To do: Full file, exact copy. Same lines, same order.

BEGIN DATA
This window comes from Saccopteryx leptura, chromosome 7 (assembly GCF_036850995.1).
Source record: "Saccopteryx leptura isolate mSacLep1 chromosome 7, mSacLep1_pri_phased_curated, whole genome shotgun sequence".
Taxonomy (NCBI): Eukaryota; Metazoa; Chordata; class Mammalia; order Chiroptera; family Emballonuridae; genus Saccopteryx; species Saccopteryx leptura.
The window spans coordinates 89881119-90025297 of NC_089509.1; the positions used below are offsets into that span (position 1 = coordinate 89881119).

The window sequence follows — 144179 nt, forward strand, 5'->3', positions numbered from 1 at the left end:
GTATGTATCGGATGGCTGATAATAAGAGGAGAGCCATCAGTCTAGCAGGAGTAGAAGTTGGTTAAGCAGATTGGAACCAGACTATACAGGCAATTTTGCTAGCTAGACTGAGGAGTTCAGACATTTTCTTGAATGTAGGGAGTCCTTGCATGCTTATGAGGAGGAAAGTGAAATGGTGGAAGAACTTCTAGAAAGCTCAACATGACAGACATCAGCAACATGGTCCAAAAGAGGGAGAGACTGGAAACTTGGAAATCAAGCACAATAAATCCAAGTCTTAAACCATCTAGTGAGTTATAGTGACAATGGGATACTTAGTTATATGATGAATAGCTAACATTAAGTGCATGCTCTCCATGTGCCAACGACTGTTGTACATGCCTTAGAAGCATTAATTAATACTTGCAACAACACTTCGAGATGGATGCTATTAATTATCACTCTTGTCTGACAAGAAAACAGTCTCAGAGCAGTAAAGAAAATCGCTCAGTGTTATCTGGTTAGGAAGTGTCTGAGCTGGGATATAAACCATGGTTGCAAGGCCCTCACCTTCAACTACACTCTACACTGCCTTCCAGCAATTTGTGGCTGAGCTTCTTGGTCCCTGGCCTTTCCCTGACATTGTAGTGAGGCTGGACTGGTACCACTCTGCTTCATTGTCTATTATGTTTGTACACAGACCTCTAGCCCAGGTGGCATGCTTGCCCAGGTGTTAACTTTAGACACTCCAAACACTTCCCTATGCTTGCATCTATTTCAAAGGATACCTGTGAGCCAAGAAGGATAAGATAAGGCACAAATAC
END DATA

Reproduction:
This window comes from Saccopteryx leptura, chromosome 7 (assembly GCF_036850995.1).
Source record: "Saccopteryx leptura isolate mSacLep1 chromosome 7, mSacLep1_pri_phased_curated, whole genome shotgun sequence".
Taxonomy (NCBI): Eukaryota; Metazoa; Chordata; class Mammalia; order Chiroptera; family Emballonuridae; genus Saccopteryx; species Saccopteryx leptura.
The window spans coordinates 89881119-90025297 of NC_089509.1; the positions used below are offsets into that span (position 1 = coordinate 89881119).

The window sequence follows — 144179 nt, forward strand, 5'->3', positions numbered from 1 at the left end:
GTATGTATCGGATGGCTGATAATAAGAGGAGAGCCATCAGTCTAGCAGGAGTAGAAGTTGGTTAAGCAGATTGGAACCAGACTATACAGGCAATTTTGCTAGCTAGACTGAGGAGTTCAGACATTTTCTTGAATGTAGGGAGTCCTTGCATGCTTATGAGGAGGAAAGTGAAATGGTGGAAGAACTTCTAGAAAGCTCAACATGACAGACATCAGCAACATGGTCCAAAAGAGGGAGAGACTGGAAACTTGGAAATCAAGCACAATAAATCCAAGTCTTAAACCATCTAGTGAGTTATAGTGACAATGGGATACTTAGTTATATGATGAATAGCTAACATTAAGTGCATGCTCTCCATGTGCCAACGACTGTTGTACATGCCTTAGAAGCATTAATTAATACTTGCAACAACACTTCGAGATGGATGCTATTAATTATCACTCTTGTCTGACAAGAAAACAGTCTCAGAGCAGTAAAGAAAATCGCTCAGTGTTATCTGGTTAGGAAGTGTCTGAGCTGGGATATAAACCATGGTTGCAAGGCCCTCACCTTCAACTACACTCTACACTGCCTTCCAGCAATTTGTGGCTGAGCTTCTTGGTCCCTGGCCTTTCCCTGACATTGTAGTGAGGCTGGACTGGTACCACTCTGCTTCATTGTCTATTATGTTTGTACACAGACCTCTAGCCCAGGTGGCATGCTTGCCCAGGTGTTAACTTTAGACACTCCAAACACTTCCCTATGCTTGCATCTATTTCAAAGGATACCTGTGAGCCAAGAAGGATAAGATAAGGCACAAATAC